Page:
As South Carolina struggles to recover from the Great Recession, state agencies in recent years have increased spending on travel in and out of the Palmetto State.
A review by The Nerve of annual state travel reports by S.C. Comptroller General Richard Eckstrom found that the total amount spent on travel increased from $61.9 million in fiscal 2009 to more than $69.6 million last fiscal year, which ended June 30 — a jump of more than $7.7 million, or 12.5 percent.
The totals include in-state and out-of-state conference registration fees; and travel, lodging and meal expenses for non-state employees under contract with state agencies. Expenditures paid from state, federal and “other” revenues, as listed in the annual state budget bill, are covered in the reports.
A total of 114 agencies, divisions and special state funds were included in Eckstrom’s report for fiscal 2013, which was released on Nov. 7.
In each of the last five fiscal years, Clemson University led all state agencies in travel spending, followed closely by the University of South Carolina. Clemson’s travel from fiscal 2009 through last fiscal year jumped by more than $2.5 million, or about 26 percent, to nearly $12.4 million.
USC’s travel spiked upward over the same period by nearly $2.9 million, or 32 percent, to about $11.8 million.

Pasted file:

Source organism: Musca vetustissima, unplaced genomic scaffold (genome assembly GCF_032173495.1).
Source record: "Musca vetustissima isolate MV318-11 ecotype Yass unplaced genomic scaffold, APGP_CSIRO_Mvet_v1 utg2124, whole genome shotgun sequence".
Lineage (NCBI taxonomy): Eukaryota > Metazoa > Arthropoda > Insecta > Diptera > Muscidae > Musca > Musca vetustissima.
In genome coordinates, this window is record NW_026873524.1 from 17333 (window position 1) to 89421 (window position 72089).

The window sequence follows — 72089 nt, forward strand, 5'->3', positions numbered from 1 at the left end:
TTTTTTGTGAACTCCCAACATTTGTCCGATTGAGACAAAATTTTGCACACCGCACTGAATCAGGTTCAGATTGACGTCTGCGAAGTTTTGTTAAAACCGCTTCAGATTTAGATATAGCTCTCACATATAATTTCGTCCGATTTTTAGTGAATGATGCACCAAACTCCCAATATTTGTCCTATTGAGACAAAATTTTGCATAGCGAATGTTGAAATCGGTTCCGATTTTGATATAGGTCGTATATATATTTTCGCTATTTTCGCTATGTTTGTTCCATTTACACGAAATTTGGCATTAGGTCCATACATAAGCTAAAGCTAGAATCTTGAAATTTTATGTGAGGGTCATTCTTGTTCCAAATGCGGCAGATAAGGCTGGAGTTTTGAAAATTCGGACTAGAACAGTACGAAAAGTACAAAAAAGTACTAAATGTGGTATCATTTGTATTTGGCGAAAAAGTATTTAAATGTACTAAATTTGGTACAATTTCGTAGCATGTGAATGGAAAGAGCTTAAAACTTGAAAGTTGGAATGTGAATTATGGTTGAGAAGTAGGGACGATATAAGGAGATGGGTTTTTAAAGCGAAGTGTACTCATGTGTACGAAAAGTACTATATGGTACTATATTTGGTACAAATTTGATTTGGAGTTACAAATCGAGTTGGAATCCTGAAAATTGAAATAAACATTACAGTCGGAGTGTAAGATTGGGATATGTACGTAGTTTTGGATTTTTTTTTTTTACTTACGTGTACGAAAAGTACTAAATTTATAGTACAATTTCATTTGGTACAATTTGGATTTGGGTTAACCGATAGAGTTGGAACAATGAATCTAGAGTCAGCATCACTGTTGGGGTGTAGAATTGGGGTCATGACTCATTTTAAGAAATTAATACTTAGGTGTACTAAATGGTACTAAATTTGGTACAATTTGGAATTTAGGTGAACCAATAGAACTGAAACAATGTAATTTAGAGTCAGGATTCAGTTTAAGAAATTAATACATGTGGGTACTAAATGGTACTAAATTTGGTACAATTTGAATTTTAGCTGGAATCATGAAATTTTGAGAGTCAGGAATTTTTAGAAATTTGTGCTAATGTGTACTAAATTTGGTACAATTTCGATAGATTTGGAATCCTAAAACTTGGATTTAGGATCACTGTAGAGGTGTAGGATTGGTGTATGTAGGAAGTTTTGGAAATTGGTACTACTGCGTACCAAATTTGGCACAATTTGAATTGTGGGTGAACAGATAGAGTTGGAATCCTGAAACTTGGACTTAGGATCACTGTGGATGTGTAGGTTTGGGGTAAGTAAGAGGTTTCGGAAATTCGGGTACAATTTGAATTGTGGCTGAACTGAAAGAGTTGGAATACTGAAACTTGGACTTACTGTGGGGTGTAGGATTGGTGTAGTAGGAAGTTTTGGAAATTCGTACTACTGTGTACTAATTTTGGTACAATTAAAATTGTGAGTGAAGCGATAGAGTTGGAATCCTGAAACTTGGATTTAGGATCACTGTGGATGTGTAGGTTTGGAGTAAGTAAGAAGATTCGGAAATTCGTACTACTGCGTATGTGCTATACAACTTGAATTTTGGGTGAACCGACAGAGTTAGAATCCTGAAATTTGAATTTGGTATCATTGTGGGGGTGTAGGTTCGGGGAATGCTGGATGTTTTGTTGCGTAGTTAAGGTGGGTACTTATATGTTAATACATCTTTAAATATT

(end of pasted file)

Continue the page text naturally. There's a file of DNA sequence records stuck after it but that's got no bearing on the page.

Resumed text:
And those figures likely are conservative because they don’t include travel financed with university foundation funds or other private revenue sources. The reports, for example, name the top individual travelers for each agency, though Clemson’s and USC’s head football coaches and university presidents aren’t listed in those groups.
Gov. Nikki Haley didn’t make the top-traveler list for her office, though she travels extensively in and out of South Carolina. Her most recent quarterly campaign report filed with the State Ethics Commission, for example, lists nearly $6,000 in travel and accommodation expenses paid with campaign contributions.
The Nerve’s review found that the 10 agencies that spent the most on travel over the past five fiscal years accounted for 66 percent to 68 percent of the total spent by all agencies. Following is a list of the top-10 spenders for fiscal 2013: